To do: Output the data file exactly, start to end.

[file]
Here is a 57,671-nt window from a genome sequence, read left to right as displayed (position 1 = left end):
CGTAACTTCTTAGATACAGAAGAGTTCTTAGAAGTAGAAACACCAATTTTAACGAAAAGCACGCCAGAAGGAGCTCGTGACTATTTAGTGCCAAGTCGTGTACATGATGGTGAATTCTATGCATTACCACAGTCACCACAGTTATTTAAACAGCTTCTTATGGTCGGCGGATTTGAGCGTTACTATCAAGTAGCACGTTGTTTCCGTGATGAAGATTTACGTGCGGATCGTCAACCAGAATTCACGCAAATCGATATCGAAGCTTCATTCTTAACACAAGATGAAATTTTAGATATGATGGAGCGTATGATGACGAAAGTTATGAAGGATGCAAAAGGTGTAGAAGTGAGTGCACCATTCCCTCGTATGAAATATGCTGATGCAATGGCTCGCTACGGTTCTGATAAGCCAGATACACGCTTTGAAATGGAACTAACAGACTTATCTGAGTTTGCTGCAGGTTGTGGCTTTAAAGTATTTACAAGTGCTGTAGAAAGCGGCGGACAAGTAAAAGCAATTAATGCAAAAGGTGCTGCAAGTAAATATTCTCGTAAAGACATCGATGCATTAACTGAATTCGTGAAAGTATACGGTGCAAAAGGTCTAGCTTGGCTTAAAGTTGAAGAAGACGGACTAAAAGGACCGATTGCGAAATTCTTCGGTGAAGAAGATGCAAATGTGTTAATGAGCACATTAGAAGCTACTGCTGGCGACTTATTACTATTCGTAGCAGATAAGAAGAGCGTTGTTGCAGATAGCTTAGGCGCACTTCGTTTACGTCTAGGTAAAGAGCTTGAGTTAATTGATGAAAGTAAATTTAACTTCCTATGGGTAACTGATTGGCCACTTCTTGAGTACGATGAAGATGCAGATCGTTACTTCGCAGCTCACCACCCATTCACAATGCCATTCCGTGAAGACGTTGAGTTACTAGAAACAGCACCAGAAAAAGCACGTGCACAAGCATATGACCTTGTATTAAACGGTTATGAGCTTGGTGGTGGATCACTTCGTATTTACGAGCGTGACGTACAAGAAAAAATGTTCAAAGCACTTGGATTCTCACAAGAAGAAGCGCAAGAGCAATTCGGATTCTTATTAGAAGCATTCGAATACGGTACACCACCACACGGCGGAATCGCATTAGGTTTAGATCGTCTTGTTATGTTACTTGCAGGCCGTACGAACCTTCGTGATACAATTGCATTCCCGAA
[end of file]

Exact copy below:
Here is a 57,671-nt window from a genome sequence, read left to right as displayed (position 1 = left end):
CGTAACTTCTTAGATACAGAAGAGTTCTTAGAAGTAGAAACACCAATTTTAACGAAAAGCACGCCAGAAGGAGCTCGTGACTATTTAGTGCCAAGTCGTGTACATGATGGTGAATTCTATGCATTACCACAGTCACCACAGTTATTTAAACAGCTTCTTATGGTCGGCGGATTTGAGCGTTACTATCAAGTAGCACGTTGTTTCCGTGATGAAGATTTACGTGCGGATCGTCAACCAGAATTCACGCAAATCGATATCGAAGCTTCATTCTTAACACAAGATGAAATTTTAGATATGATGGAGCGTATGATGACGAAAGTTATGAAGGATGCAAAAGGTGTAGAAGTGAGTGCACCATTCCCTCGTATGAAATATGCTGATGCAATGGCTCGCTACGGTTCTGATAAGCCAGATACACGCTTTGAAATGGAACTAACAGACTTATCTGAGTTTGCTGCAGGTTGTGGCTTTAAAGTATTTACAAGTGCTGTAGAAAGCGGCGGACAAGTAAAAGCAATTAATGCAAAAGGTGCTGCAAGTAAATATTCTCGTAAAGACATCGATGCATTAACTGAATTCGTGAAAGTATACGGTGCAAAAGGTCTAGCTTGGCTTAAAGTTGAAGAAGACGGACTAAAAGGACCGATTGCGAAATTCTTCGGTGAAGAAGATGCAAATGTGTTAATGAGCACATTAGAAGCTACTGCTGGCGACTTATTACTATTCGTAGCAGATAAGAAGAGCGTTGTTGCAGATAGCTTAGGCGCACTTCGTTTACGTCTAGGTAAAGAGCTTGAGTTAATTGATGAAAGTAAATTTAACTTCCTATGGGTAACTGATTGGCCACTTCTTGAGTACGATGAAGATGCAGATCGTTACTTCGCAGCTCACCACCCATTCACAATGCCATTCCGTGAAGACGTTGAGTTACTAGAAACAGCACCAGAAAAAGCACGTGCACAAGCATATGACCTTGTATTAAACGGTTATGAGCTTGGTGGTGGATCACTTCGTATTTACGAGCGTGACGTACAAGAAAAAATGTTCAAAGCACTTGGATTCTCACAAGAAGAAGCGCAAGAGCAATTCGGATTCTTATTAGAAGCATTCGAATACGGTACACCACCACACGGCGGAATCGCATTAGGTTTAGATCGTCTTGTTATGTTACTTGCAGGCCGTACGAACCTTCGTGATACAATTGCATTCCCGAA